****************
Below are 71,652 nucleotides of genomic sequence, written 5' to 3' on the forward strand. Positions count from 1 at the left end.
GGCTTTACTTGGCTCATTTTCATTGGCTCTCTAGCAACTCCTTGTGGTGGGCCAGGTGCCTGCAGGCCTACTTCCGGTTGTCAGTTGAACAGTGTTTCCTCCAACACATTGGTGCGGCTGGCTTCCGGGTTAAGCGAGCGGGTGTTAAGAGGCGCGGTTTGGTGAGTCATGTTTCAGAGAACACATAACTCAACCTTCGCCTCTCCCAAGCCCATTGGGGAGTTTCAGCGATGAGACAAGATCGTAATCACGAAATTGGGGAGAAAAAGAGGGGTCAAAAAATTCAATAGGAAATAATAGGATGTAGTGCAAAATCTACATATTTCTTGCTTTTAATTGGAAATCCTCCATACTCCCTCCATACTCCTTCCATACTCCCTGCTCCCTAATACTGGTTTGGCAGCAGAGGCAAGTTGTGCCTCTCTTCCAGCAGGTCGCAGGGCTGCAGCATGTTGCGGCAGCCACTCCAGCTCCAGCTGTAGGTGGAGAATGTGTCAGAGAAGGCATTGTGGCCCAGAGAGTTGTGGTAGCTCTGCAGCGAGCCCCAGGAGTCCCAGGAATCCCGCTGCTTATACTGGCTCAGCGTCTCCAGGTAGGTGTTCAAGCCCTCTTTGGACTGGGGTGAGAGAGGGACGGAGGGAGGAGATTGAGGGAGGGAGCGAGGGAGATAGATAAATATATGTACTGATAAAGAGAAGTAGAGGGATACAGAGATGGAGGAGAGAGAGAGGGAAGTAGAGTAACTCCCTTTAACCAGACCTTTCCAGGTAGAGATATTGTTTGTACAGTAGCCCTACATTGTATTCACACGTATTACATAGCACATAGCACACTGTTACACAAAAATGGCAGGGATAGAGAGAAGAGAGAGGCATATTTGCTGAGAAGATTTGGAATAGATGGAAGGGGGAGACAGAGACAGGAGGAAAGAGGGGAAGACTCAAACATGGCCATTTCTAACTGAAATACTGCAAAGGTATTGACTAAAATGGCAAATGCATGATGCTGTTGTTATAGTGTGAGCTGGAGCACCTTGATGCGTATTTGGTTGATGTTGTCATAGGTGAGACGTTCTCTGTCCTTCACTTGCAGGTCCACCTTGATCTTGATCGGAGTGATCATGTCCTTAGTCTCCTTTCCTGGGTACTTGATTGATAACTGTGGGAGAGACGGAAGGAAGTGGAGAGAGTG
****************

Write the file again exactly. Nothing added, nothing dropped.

Below are 71,652 nucleotides of genomic sequence, written 5' to 3' on the forward strand. Positions count from 1 at the left end.
GGCTTTACTTGGCTCATTTTCATTGGCTCTCTAGCAACTCCTTGTGGTGGGCCAGGTGCCTGCAGGCCTACTTCCGGTTGTCAGTTGAACAGTGTTTCCTCCAACACATTGGTGCGGCTGGCTTCCGGGTTAAGCGAGCGGGTGTTAAGAGGCGCGGTTTGGTGAGTCATGTTTCAGAGAACACATAACTCAACCTTCGCCTCTCCCAAGCCCATTGGGGAGTTTCAGCGATGAGACAAGATCGTAATCACGAAATTGGGGAGAAAAAGAGGGGTCAAAAAATTCAATAGGAAATAATAGGATGTAGTGCAAAATCTACATATTTCTTGCTTTTAATTGGAAATCCTCCATACTCCCTCCATACTCCTTCCATACTCCCTGCTCCCTAATACTGGTTTGGCAGCAGAGGCAAGTTGTGCCTCTCTTCCAGCAGGTCGCAGGGCTGCAGCATGTTGCGGCAGCCACTCCAGCTCCAGCTGTAGGTGGAGAATGTGTCAGAGAAGGCATTGTGGCCCAGAGAGTTGTGGTAGCTCTGCAGCGAGCCCCAGGAGTCCCAGGAATCCCGCTGCTTATACTGGCTCAGCGTCTCCAGGTAGGTGTTCAAGCCCTCTTTGGACTGGGGTGAGAGAGGGACGGAGGGAGGAGATTGAGGGAGGGAGCGAGGGAGATAGATAAATATATGTACTGATAAAGAGAAGTAGAGGGATACAGAGATGGAGGAGAGAGAGAGGGAAGTAGAGTAACTCCCTTTAACCAGACCTTTCCAGGTAGAGATATTGTTTGTACAGTAGCCCTACATTGTATTCACACGTATTACATAGCACATAGCACACTGTTACACAAAAATGGCAGGGATAGAGAGAAGAGAGAGGCATATTTGCTGAGAAGATTTGGAATAGATGGAAGGGGGAGACAGAGACAGGAGGAAAGAGGGGAAGACTCAAACATGGCCATTTCTAACTGAAATACTGCAAAGGTATTGACTAAAATGGCAAATGCATGATGCTGTTGTTATAGTGTGAGCTGGAGCACCTTGATGCGTATTTGGTTGATGTTGTCATAGGTGAGACGTTCTCTGTCCTTCACTTGCAGGTCCACCTTGATCTTGATCGGAGTGATCATGTCCTTAGTCTCCTTTCCTGGGTACTTGATTGATAACTGTGGGAGAGACGGAAGGAAGTGGAGAGAGTG